Getting to the bank to cash them was the biggest challenge.
Those days are gone. Even if they have money saved and can count on income from other sources, one of the biggest challenges for today's retirees is setting up their accounts in ways that will provide dependable streams of retirement income.
We devised a case study of a typical couple and shared it with three financial planners, asking them for ideas about how to best manage their resources.
We wanted to see how the experts would structure the couple's finances so they would get the most out of what they have.
3 advisers help typical couple
Harry and Mary Typical
Harry is 61 and earns $75,000 per year. He has $200,000 in his 401(k) plan. His wife Mary is 58 and earns $36,000 per year. She has saved $60,000 in her retirement account at work.
Here's what they will get from Social Security, according to the calculator on the Social Security website:
Social Security benefits
|62 and 1 month||$1,359||$854|
Harry used to work for a company that gave him a conventional pension, and he expects to get $750 per month from that; when he dies, Mary will receive about half of that -- $350.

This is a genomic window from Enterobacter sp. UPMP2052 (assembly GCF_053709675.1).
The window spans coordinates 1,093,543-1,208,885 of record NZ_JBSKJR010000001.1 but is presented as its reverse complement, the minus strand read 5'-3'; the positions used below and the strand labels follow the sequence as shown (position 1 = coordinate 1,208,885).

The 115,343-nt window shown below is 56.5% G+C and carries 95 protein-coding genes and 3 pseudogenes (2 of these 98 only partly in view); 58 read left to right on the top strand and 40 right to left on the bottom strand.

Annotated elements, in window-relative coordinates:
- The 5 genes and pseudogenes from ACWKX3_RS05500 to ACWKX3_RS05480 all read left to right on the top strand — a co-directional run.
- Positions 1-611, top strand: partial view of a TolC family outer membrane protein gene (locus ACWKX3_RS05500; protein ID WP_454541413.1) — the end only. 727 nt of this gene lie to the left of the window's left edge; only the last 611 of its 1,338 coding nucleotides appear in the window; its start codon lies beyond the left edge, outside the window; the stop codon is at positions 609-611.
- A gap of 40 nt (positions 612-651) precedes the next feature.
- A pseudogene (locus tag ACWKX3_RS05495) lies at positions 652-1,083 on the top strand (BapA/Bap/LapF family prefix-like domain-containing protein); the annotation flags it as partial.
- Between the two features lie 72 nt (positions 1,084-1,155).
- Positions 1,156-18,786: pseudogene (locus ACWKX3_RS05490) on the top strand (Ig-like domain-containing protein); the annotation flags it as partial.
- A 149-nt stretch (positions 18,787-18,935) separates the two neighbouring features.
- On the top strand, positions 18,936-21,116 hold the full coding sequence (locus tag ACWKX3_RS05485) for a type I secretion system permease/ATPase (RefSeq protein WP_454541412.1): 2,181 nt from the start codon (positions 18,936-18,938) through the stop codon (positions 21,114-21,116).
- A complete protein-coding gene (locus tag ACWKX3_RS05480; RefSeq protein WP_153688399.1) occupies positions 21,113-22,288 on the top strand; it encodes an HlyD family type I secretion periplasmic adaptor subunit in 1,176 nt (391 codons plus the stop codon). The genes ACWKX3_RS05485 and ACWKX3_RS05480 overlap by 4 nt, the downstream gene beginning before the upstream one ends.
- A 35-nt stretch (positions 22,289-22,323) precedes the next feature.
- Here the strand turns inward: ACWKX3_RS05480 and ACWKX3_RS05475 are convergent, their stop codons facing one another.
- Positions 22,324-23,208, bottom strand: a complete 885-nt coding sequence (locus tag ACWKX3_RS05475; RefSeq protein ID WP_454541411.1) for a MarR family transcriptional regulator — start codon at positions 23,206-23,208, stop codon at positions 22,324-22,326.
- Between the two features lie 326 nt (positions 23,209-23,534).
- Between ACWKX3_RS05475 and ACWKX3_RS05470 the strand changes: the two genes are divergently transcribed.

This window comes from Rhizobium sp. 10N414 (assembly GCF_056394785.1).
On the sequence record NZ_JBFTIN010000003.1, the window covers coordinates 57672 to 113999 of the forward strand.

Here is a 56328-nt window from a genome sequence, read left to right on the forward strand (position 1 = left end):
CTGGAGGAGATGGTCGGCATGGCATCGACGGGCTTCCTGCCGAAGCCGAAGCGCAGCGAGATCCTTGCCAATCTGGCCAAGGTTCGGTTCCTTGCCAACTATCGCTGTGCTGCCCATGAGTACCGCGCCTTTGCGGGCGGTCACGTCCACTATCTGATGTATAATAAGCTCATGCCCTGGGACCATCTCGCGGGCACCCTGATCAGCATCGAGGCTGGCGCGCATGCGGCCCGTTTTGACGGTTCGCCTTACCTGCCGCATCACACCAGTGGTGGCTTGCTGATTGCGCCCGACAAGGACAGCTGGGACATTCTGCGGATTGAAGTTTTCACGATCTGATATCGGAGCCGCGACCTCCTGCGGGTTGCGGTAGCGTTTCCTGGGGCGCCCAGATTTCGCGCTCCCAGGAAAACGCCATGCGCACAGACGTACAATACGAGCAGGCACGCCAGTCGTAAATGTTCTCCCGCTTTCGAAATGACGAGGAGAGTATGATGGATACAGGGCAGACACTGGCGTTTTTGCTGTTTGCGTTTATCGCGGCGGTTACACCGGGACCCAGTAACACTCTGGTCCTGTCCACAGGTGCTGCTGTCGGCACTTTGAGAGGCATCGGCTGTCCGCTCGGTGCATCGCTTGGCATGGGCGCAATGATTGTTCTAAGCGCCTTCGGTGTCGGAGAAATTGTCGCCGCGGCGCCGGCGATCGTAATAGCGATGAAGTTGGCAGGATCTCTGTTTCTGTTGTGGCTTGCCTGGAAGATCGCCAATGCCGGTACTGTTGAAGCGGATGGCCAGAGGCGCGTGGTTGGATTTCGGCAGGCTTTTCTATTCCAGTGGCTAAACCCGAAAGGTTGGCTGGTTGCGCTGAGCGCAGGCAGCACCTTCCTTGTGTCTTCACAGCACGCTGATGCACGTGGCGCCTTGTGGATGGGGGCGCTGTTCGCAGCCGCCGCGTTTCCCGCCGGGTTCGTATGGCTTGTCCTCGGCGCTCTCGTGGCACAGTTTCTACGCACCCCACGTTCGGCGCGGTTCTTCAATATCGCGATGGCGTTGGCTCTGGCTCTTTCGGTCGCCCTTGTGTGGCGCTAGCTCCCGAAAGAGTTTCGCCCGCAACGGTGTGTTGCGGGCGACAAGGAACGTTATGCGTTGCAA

They inherited $100,000 from Harry's mother when she died earlier this year.
Harry would like to work until he is 66, at full retirement age. Mary thinks she wants to quit at 62, but she's willing to work longer if she must.
Mary and Harry own their own house free and clear. They could possibly sell it for $175,000, but they don't want to. They see themselves living there for the duration.
Harry is considering taking a part-time job after retirement that pays minimum wage and provides him with free golf.
Read on to see what our advisers say about how the Typicals should manage their retirement income.